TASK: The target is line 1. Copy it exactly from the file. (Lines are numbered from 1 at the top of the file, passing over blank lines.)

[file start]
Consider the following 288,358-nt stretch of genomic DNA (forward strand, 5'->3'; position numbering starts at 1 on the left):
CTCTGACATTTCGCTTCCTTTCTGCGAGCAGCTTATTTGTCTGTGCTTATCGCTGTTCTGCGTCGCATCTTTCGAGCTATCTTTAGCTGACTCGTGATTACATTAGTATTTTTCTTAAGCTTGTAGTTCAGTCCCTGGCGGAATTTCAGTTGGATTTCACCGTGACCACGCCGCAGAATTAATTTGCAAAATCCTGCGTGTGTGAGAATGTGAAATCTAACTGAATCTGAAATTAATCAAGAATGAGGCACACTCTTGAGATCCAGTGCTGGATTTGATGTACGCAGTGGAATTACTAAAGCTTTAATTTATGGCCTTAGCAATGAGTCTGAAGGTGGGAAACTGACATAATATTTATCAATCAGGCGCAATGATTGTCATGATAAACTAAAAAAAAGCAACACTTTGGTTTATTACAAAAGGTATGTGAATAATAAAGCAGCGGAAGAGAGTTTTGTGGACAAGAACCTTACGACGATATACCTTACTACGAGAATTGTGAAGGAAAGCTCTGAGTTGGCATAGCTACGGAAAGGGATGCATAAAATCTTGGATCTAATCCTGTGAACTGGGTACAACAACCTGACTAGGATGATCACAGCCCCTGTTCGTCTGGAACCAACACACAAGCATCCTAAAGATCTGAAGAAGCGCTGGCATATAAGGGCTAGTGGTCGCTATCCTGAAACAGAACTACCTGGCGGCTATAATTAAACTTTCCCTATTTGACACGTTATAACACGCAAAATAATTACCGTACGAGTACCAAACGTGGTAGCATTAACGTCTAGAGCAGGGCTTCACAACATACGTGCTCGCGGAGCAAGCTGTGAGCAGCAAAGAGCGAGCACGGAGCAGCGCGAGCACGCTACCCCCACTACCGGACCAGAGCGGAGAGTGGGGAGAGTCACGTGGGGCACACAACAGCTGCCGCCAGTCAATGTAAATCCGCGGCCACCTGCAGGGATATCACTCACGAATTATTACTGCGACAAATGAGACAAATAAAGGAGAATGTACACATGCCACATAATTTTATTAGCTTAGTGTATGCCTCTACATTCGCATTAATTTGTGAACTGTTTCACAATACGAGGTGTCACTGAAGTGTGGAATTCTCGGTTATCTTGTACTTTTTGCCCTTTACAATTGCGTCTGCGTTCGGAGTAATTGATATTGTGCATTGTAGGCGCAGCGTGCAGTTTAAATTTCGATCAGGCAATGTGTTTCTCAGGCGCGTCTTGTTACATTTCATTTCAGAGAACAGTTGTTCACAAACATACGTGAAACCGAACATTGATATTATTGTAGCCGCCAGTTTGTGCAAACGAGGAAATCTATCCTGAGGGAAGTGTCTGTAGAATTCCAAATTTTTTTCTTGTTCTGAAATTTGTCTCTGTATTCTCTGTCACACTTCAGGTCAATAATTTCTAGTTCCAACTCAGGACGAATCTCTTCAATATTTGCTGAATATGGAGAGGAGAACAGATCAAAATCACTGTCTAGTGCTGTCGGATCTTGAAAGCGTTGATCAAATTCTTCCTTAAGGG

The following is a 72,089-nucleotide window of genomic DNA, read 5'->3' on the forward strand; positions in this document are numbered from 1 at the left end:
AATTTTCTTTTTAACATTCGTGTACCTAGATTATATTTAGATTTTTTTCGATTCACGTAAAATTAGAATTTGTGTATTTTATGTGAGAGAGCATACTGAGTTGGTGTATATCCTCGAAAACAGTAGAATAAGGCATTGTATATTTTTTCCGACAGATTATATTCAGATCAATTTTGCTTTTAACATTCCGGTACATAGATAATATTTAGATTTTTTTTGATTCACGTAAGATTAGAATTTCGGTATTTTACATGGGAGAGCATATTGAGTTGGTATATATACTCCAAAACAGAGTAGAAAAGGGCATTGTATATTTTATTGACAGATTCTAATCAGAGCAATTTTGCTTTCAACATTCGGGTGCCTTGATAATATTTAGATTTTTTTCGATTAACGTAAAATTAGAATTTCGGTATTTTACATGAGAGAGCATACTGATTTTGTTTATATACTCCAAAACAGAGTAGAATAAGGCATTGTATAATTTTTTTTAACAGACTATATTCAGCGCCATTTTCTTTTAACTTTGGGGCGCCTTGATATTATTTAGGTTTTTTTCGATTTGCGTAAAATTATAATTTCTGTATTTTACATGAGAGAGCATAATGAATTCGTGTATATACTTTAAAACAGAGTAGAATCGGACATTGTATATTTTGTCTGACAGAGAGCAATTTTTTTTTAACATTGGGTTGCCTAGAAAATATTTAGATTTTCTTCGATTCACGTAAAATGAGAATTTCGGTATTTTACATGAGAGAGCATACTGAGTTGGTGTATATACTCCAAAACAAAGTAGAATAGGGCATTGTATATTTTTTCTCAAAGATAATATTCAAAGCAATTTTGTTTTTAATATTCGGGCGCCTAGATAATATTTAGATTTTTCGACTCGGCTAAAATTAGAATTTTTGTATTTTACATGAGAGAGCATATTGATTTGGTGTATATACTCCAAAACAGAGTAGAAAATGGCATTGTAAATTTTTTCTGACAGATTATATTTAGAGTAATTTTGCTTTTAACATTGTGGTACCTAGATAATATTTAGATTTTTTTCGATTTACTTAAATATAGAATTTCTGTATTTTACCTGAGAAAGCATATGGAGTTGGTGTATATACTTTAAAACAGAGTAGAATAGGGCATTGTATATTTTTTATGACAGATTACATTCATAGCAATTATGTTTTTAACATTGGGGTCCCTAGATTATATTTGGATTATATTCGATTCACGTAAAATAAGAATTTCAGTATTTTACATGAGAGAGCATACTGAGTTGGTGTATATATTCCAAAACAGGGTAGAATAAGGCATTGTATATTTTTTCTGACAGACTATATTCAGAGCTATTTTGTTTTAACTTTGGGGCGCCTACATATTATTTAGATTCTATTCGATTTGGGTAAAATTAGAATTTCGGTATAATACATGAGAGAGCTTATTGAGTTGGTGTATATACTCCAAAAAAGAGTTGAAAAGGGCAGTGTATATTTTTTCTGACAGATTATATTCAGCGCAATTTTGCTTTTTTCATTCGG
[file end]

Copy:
Consider the following 288,358-nt stretch of genomic DNA (forward strand, 5'->3'; position numbering starts at 1 on the left):